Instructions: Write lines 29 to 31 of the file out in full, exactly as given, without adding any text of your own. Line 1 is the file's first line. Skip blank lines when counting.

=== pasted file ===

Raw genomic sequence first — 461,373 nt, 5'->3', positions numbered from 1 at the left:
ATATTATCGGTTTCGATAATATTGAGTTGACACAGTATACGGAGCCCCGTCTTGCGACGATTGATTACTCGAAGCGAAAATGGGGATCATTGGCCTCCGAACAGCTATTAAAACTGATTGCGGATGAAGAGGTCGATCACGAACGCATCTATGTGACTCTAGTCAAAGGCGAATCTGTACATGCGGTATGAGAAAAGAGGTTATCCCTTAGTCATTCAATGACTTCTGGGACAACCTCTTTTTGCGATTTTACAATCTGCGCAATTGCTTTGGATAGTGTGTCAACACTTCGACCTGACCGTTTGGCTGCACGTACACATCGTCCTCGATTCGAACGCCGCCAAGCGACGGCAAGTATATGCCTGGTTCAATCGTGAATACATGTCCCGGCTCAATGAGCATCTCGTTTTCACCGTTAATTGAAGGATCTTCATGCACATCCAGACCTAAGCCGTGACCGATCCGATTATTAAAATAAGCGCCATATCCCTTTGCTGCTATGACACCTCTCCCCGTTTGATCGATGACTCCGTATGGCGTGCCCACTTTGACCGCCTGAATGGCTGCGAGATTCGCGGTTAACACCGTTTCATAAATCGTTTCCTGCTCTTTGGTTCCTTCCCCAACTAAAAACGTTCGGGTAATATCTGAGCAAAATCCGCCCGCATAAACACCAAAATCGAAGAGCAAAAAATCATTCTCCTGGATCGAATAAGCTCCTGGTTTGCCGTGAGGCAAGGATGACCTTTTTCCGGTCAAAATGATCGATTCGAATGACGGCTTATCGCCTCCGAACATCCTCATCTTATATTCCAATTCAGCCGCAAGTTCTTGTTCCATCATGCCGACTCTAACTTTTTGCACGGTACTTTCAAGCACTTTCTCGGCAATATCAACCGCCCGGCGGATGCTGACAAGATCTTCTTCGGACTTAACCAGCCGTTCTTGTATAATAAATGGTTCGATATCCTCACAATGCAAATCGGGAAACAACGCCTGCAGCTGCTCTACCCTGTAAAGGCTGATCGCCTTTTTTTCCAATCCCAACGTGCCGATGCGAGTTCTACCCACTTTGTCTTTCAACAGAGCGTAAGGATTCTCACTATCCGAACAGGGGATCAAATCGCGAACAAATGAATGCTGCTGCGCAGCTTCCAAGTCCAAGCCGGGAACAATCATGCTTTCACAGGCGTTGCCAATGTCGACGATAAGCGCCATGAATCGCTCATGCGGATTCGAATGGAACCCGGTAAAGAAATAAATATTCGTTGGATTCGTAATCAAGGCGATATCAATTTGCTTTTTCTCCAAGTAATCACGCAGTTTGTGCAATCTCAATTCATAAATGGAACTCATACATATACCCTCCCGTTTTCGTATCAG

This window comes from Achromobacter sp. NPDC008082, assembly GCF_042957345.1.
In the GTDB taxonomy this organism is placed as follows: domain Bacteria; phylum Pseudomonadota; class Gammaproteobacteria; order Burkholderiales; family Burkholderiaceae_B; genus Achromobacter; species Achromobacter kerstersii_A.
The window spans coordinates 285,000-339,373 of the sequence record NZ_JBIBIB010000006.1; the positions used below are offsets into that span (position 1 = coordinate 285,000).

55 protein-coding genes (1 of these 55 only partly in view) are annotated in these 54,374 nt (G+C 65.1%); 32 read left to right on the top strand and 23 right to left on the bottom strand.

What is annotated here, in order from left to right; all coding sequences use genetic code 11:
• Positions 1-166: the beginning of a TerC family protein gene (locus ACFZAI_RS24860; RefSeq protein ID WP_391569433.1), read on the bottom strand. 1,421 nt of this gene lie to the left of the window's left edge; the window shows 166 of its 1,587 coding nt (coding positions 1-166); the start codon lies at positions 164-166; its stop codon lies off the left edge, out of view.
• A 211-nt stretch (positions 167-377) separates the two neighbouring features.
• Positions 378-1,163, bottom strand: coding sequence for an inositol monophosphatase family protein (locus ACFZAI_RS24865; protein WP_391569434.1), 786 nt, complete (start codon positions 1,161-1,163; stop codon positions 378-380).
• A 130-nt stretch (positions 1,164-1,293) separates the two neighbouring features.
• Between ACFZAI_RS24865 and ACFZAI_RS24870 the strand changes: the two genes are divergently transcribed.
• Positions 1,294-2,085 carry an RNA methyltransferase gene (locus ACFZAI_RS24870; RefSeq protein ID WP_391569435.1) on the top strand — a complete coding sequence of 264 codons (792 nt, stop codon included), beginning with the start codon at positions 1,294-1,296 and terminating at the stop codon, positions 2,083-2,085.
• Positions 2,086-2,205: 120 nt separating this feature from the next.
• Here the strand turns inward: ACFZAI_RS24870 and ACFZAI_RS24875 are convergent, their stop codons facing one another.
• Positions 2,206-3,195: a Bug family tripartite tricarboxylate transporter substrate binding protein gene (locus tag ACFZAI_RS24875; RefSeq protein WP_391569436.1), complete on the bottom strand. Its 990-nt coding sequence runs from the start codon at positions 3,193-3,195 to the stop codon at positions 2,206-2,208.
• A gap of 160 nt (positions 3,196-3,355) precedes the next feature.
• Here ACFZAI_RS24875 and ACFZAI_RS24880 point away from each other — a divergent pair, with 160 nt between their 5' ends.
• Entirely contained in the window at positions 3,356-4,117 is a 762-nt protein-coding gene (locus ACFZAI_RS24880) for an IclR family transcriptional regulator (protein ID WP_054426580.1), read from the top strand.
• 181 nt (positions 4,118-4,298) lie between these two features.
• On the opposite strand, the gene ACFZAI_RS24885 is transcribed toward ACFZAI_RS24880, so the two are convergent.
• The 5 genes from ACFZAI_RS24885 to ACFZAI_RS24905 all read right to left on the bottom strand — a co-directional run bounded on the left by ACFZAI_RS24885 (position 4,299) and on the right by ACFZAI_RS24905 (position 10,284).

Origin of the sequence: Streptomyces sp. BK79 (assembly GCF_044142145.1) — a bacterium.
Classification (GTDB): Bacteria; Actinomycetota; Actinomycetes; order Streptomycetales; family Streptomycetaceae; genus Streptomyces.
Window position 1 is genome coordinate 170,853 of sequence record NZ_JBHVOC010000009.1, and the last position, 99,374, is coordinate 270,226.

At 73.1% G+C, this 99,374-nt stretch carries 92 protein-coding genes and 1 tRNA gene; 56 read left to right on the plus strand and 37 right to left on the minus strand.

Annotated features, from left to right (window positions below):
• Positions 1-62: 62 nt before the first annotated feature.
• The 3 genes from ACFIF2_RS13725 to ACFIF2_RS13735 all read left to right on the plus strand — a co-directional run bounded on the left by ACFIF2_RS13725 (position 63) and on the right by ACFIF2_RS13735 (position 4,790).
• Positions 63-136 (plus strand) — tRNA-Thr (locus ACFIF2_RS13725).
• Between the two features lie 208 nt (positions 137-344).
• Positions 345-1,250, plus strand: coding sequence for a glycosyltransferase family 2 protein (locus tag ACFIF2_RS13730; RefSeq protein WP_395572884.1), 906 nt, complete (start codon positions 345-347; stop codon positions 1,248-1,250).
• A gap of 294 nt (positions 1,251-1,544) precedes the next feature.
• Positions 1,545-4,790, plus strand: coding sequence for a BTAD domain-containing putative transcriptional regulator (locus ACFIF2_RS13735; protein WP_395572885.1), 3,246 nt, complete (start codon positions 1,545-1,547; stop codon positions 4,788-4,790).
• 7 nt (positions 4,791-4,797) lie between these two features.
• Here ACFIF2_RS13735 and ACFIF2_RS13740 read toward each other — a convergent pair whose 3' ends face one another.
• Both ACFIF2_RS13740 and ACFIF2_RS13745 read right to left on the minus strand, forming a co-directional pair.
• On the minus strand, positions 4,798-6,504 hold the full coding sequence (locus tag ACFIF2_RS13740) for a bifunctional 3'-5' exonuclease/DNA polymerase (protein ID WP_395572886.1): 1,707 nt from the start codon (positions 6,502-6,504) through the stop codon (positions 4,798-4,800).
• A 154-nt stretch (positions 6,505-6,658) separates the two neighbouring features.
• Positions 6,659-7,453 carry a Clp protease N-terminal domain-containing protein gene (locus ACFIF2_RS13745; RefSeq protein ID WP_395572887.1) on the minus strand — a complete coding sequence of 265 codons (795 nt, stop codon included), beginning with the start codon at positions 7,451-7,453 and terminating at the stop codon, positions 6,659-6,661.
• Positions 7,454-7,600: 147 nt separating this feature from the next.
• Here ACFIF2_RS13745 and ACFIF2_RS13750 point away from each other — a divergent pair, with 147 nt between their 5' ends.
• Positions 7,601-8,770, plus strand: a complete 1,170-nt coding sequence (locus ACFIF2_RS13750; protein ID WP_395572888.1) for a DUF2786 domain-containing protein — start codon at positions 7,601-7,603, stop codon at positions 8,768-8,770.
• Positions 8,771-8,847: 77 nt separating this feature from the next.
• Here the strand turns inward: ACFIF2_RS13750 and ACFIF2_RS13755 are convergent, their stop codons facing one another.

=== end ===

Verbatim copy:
• The 3 genes from ACFIF2_RS13725 to ACFIF2_RS13735 all read left to right on the plus strand — a co-directional run bounded on the left by ACFIF2_RS13725 (position 63) and on the right by ACFIF2_RS13735 (position 4,790).
• Positions 63-136 (plus strand) — tRNA-Thr (locus ACFIF2_RS13725).
• Between the two features lie 208 nt (positions 137-344).